New Zealand five-dollar note
|Value||5 New Zealand Dollar|
|Security features||Window, Shadow image|
|Years of printing||1967 – present|
|Design||Sir Edmund Hillary|
|Design||Hoiho, Campbell Island|
First issue (1967–1982)
On the front of the notes Queen Elizabeth II is pictured. There is a watermark of Captain James Cook. On the back of the note is a Tui which is a bird that eats nectar. The plant the bird is perched on is a kōwhai, which is a tree with honey blossoms.
Second issue (1982–1990)
The colours and Elizabeth II's portrait were the only major changes.
Third issue (1990–1999)
The old notes were completely overhauled and have the same portraits and design as the fourth issue. There is a metallic strip and a latent image was added as well; these do not appear on the new notes. This note is different from the fourth series because it was issued in cotton not polymer.
Fourth issue (1999 – present)
The Reserve Bank of New Zealand issued the note because the note will last four times longer than its counterpart, the paper banknote. The Bank also said the notes are non-porous meaning they do not absorb liquids, therefore they are much cleaner. The notes have better security features than the cotton-based notes, which also deters counterfeiters.
On the front of the note is the explorer Sir Edmund Hillary. Aoraki / Mount Cook, the tallest mountain in New Zealand 12,316 feet (3,754 m), can be seen to the left of the bill. Hillary was the first to climb Mount Everest and to drive across the South Pole. The Massey Ferguson tractor driven by Hillary to the pole can be found in the lower left corner next to the see-through window.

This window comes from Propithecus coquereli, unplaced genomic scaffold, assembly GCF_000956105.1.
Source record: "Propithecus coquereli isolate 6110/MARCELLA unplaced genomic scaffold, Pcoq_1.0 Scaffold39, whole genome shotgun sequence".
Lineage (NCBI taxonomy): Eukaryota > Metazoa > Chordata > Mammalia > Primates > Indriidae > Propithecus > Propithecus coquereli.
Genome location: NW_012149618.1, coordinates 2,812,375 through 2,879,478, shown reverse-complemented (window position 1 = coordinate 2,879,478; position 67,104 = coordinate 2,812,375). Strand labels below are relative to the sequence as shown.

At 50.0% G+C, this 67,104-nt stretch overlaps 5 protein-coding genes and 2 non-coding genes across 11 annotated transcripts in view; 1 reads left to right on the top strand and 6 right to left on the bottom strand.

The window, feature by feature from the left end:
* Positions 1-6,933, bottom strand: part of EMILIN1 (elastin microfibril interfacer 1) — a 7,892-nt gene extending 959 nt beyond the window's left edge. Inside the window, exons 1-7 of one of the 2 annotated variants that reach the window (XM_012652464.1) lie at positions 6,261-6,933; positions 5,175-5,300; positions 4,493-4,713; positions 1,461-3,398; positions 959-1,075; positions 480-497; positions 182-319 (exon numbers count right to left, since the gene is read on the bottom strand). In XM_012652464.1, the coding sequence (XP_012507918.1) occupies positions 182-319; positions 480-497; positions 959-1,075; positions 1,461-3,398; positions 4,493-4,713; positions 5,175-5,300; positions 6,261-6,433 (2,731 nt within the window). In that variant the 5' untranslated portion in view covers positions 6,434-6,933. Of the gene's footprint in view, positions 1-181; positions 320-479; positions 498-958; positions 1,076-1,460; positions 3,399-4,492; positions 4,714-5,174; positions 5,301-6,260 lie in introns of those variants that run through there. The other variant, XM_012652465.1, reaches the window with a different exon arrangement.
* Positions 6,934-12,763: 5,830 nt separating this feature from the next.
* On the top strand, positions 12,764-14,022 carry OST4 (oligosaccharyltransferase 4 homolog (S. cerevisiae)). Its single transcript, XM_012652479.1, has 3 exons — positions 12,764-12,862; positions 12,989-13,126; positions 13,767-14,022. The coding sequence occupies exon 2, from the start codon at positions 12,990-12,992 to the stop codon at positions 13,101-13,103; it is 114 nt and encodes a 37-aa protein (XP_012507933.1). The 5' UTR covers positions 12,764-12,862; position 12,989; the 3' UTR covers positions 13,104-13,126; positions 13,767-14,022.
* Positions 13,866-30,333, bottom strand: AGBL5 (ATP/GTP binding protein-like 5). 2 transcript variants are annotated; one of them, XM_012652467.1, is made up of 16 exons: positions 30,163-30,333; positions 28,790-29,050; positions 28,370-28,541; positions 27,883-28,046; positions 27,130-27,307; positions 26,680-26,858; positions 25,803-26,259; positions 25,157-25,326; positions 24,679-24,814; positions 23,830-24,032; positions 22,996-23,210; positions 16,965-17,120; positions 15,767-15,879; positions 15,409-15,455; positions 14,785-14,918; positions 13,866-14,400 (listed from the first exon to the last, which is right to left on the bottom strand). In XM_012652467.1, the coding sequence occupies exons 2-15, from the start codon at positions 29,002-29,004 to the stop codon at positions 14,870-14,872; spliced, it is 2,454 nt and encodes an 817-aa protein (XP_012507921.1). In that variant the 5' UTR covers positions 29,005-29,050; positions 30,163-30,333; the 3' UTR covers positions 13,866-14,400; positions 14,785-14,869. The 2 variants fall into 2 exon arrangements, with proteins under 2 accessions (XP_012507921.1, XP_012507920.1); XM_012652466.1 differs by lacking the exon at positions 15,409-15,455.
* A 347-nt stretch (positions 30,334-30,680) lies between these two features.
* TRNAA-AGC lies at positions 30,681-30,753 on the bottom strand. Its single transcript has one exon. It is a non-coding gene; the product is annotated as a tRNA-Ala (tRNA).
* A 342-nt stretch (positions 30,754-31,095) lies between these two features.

The polymer note has a watermark of Elizabeth II on the right side. There are two transparent windows with images of a fern, on the left, and on the right. When held up to the light the window will show a "5" in its center, and images of ferns printed on each side will line up perfectly. When the note is put under UV Light a yellow patch should appear with the number "5" through the use of fluorescent dyes.
- "New Zealand's bank notes". Reserve Bank of New Zealand. Retrieved 20 December 2012.
- "The history of bank notes in New Zealand". Reserve Bank of New Zealand. Retrieved 20 December 2012.
- "New Zealand banknotes". atsnotes.com. Retrieved 20 December 2012.
- "Explaining New Zealand's Currency". Reserve Bank of New Zealand. Retrieved 20 December 2012.
- "The New Polymer Bank Notes". Reserve Bank of New Zealand. Retrieved 20 December 2012.